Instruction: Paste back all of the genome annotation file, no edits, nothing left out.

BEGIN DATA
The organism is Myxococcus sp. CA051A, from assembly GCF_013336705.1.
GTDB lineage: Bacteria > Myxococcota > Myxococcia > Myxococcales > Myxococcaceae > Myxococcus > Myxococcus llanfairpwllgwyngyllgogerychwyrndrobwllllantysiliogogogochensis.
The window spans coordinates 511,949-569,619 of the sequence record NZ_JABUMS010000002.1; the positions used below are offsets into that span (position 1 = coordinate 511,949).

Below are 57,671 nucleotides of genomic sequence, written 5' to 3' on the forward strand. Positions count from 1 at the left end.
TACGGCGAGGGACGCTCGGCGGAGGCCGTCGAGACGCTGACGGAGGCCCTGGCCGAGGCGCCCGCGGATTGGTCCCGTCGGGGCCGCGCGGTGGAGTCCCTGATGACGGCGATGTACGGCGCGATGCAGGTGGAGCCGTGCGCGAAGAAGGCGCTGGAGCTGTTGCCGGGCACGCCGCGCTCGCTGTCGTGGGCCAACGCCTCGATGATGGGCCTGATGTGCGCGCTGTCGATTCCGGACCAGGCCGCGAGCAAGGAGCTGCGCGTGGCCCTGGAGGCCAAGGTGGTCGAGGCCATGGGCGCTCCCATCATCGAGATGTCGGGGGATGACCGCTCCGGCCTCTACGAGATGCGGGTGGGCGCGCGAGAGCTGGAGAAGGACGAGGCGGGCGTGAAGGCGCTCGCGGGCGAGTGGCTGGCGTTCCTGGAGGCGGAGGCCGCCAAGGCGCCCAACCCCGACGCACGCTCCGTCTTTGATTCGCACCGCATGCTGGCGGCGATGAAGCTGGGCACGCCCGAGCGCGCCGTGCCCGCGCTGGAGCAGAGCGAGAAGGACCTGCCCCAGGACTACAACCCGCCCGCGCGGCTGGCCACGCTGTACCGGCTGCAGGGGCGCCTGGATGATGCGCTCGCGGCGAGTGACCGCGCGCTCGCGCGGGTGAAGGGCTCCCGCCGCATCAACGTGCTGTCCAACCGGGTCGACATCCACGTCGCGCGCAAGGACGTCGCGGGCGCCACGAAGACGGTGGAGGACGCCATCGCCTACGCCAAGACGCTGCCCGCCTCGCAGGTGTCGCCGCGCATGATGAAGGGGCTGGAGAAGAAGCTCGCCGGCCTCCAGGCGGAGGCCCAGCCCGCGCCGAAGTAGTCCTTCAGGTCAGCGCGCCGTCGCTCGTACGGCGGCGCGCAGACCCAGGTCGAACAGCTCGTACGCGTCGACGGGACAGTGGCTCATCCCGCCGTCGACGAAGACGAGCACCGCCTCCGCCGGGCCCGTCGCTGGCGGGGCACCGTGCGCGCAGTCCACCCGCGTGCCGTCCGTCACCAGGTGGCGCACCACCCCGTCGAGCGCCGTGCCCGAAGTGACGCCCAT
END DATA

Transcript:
The organism is Myxococcus sp. CA051A, from assembly GCF_013336705.1.
GTDB lineage: Bacteria > Myxococcota > Myxococcia > Myxococcales > Myxococcaceae > Myxococcus > Myxococcus llanfairpwllgwyngyllgogerychwyrndrobwllllantysiliogogogochensis.
The window spans coordinates 511,949-569,619 of the sequence record NZ_JABUMS010000002.1; the positions used below are offsets into that span (position 1 = coordinate 511,949).

Below are 57,671 nucleotides of genomic sequence, written 5' to 3' on the forward strand. Positions count from 1 at the left end.
TACGGCGAGGGACGCTCGGCGGAGGCCGTCGAGACGCTGACGGAGGCCCTGGCCGAGGCGCCCGCGGATTGGTCCCGTCGGGGCCGCGCGGTGGAGTCCCTGATGACGGCGATGTACGGCGCGATGCAGGTGGAGCCGTGCGCGAAGAAGGCGCTGGAGCTGTTGCCGGGCACGCCGCGCTCGCTGTCGTGGGCCAACGCCTCGATGATGGGCCTGATGTGCGCGCTGTCGATTCCGGACCAGGCCGCGAGCAAGGAGCTGCGCGTGGCCCTGGAGGCCAAGGTGGTCGAGGCCATGGGCGCTCCCATCATCGAGATGTCGGGGGATGACCGCTCCGGCCTCTACGAGATGCGGGTGGGCGCGCGAGAGCTGGAGAAGGACGAGGCGGGCGTGAAGGCGCTCGCGGGCGAGTGGCTGGCGTTCCTGGAGGCGGAGGCCGCCAAGGCGCCCAACCCCGACGCACGCTCCGTCTTTGATTCGCACCGCATGCTGGCGGCGATGAAGCTGGGCACGCCCGAGCGCGCCGTGCCCGCGCTGGAGCAGAGCGAGAAGGACCTGCCCCAGGACTACAACCCGCCCGCGCGGCTGGCCACGCTGTACCGGCTGCAGGGGCGCCTGGATGATGCGCTCGCGGCGAGTGACCGCGCGCTCGCGCGGGTGAAGGGCTCCCGCCGCATCAACGTGCTGTCCAACCGGGTCGACATCCACGTCGCGCGCAAGGACGTCGCGGGCGCCACGAAGACGGTGGAGGACGCCATCGCCTACGCCAAGACGCTGCCCGCCTCGCAGGTGTCGCCGCGCATGATGAAGGGGCTGGAGAAGAAGCTCGCCGGCCTCCAGGCGGAGGCCCAGCCCGCGCCGAAGTAGTCCTTCAGGTCAGCGCGCCGTCGCTCGTACGGCGGCGCGCAGACCCAGGTCGAACAGCTCGTACGCGTCGACGGGACAGTGGCTCATCCCGCCGTCGACGAAGACGAGCACCGCCTCCGCCGGGCCCGTCGCTGGCGGGGCACCGTGCGCGCAGTCCACCCGCGTGCCGTCCGTCACCAGGTGGCGCACCACCCCGTCGAGCGCCGTGCCCGAAGTGACGCCCAT